By Peter Winslow
Landmark Development has revealed more details about its proposed One Central megaproject in the South Loop, but local residents and transit experts continue to raise red flags over the company’s data and use of government funds for private gain as well as the project’s impact on the neighborhood.
Landmark supplied a transportation feasibility study and analysis conducted by WSP, an engineering consulting firm, which forecasts substantial ridership growth due to the multimodal transit hub. WSP believes Chicago would see 100,000 daily on-site boardings and more than 180,000 additional boardings at stations throughout an interconnected transit system.
The proposed megaproject would encompass 22.3 million square feet of commercial and residential buildings, entertainment venues, retail shopping; a transit hub that would centralize Metra, Chicago Transit Authority (CTA) and Amtrak lines; and a new CHI-Line railway and bus shuttle.
The transit hub would feature a new Metra electric station and connect to CTA Green and Orange lines west of the site via 16th Street. It would use the 18th Street Metra railyard from McCormick Place north to McFetridge Drive, the air rights of which Landmark Development currently owns.
“One Central will play a major role in the future of public transit and growth for the City of Chicago and the surrounding region,” said Bob Dunn, Landmark Development’s CEO. “It will not only allow more visitors to access the world-class collection of civic and cultural assets along Chicago’s lakefront, but its impact will also extend far beyond the immediate area, opening the South Side to new mobility options and job opportunities.”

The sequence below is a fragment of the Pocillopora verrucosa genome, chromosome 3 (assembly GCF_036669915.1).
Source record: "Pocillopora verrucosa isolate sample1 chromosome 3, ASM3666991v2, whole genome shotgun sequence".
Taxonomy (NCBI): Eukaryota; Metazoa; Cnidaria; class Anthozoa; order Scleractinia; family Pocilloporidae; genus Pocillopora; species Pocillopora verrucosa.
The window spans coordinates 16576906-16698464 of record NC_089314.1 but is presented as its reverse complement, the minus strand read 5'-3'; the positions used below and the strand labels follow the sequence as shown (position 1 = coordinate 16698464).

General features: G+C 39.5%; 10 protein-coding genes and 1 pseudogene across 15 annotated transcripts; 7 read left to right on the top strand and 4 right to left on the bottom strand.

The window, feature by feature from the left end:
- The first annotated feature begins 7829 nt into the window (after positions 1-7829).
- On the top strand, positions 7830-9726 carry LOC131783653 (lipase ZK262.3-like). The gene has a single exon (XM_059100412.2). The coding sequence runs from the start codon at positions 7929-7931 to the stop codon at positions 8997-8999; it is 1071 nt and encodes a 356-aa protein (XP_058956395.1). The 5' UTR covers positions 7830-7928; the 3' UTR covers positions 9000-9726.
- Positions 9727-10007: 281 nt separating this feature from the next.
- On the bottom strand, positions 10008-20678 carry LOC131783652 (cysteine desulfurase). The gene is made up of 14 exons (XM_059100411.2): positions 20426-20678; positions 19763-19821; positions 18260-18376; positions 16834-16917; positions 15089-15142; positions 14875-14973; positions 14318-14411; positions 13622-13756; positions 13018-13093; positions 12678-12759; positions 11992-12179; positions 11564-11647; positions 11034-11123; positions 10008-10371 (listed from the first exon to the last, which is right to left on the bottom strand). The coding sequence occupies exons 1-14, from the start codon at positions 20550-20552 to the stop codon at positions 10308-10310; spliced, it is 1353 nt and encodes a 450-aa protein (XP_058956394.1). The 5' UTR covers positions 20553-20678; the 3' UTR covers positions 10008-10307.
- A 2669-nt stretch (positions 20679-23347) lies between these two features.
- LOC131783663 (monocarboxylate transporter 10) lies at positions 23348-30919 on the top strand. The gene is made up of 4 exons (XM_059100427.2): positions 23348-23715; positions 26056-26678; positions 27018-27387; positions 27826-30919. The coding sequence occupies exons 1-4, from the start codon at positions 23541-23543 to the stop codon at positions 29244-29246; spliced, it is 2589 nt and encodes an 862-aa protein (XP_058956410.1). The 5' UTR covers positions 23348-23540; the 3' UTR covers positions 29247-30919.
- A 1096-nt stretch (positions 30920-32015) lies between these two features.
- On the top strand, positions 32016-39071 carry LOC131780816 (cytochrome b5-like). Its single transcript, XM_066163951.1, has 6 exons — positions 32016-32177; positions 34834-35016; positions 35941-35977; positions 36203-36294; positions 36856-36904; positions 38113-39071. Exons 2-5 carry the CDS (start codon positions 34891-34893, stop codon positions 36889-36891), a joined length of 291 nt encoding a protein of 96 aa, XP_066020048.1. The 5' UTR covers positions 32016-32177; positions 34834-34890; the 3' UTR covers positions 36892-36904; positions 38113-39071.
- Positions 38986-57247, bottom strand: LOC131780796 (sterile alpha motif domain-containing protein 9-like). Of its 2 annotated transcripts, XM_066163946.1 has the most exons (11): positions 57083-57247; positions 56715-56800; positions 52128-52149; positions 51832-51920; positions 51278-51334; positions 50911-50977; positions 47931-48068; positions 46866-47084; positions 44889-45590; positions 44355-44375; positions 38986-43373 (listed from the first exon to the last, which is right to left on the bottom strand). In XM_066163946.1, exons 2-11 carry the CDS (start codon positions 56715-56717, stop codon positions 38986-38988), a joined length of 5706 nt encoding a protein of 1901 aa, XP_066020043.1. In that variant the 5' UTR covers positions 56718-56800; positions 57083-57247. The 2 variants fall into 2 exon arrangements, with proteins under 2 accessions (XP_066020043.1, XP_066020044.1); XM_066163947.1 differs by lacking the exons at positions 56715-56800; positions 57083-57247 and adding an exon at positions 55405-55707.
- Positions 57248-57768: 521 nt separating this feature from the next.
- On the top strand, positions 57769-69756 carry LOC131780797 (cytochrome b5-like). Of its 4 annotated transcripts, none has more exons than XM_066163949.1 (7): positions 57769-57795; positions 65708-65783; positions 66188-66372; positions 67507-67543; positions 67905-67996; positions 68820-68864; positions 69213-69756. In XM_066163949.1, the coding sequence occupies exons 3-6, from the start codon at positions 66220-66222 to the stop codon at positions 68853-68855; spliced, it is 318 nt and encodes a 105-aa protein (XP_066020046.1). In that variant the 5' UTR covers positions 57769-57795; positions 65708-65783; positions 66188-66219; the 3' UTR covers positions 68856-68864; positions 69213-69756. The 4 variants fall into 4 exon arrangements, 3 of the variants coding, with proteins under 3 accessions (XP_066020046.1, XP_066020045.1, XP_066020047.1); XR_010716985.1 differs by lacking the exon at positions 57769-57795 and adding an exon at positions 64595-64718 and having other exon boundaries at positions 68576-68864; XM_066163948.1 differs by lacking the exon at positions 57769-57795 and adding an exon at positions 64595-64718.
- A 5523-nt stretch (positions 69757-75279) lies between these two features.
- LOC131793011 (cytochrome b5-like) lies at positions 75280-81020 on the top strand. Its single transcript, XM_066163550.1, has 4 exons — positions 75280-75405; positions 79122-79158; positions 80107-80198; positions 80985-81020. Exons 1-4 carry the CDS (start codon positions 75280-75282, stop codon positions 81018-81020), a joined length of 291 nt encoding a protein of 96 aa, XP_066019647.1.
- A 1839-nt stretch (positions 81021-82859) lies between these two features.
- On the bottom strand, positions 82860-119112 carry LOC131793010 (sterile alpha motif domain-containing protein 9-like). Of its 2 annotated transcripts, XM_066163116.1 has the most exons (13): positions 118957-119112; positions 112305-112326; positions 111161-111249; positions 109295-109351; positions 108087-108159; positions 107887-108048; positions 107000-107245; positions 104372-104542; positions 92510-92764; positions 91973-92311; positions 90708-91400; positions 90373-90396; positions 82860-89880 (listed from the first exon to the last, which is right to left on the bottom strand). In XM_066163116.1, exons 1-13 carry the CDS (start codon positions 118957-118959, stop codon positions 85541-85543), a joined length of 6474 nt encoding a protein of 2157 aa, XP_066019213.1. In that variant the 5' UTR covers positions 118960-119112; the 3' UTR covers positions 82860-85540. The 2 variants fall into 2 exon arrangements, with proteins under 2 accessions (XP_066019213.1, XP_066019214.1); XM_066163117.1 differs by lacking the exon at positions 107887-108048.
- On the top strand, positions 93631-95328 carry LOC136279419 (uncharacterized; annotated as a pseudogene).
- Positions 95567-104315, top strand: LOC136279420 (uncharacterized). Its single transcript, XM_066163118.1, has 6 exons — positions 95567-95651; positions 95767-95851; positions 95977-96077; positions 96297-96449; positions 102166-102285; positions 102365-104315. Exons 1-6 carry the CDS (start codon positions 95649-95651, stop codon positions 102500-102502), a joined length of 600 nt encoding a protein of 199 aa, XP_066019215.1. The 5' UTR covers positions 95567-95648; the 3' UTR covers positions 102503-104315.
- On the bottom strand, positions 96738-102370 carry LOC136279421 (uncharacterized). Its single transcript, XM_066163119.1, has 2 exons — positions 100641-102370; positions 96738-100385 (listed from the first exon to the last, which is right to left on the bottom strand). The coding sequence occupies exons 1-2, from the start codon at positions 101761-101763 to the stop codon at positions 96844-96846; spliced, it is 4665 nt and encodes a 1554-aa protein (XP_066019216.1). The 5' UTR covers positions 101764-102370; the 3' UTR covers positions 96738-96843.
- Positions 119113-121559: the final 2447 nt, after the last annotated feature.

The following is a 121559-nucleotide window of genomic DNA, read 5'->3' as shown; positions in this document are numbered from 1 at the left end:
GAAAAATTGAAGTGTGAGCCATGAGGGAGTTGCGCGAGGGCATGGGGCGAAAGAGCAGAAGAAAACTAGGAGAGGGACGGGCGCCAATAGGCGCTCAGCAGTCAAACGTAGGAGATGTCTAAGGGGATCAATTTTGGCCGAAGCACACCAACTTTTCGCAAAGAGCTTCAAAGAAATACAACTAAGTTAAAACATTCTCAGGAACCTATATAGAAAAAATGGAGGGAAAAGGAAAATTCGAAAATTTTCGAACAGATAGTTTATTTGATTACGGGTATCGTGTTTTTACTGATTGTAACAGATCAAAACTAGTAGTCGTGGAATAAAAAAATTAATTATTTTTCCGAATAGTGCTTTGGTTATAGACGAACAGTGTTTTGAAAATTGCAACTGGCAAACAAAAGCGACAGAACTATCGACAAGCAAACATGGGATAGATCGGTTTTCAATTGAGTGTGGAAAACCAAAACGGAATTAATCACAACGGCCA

Equitable transit access remains a perennial source of debate in Chicago, and the analysis predicts 35% of new riders will come from the South Side, with roughly 100,000 South Side residents gaining access to a job with a 35-minute commute into the city’s central area.
Criticism and questions
Landmark’s transportation analysis is drawing criticism from community groups and transit experts, however.
After reviewing the transit feasibility study, P.S. Sriraj, director of the University of Illinois at Chicago’s Urban Transportation Center and the Metropolitan Transportation Support Initiative, is not convinced by the purported numbers.
“If you look at the transit connectivity, the South Side of Chicago is very well served by public transportation,” Sriraj said. “You have the Green Line, you have the Red Line, [and] you have the Metra lines that are going to different parts of the South Side. The problem is not one of ‘Are they well connected to downtown?’ It is one of whether they are well connected to where the [other] job clusters are located.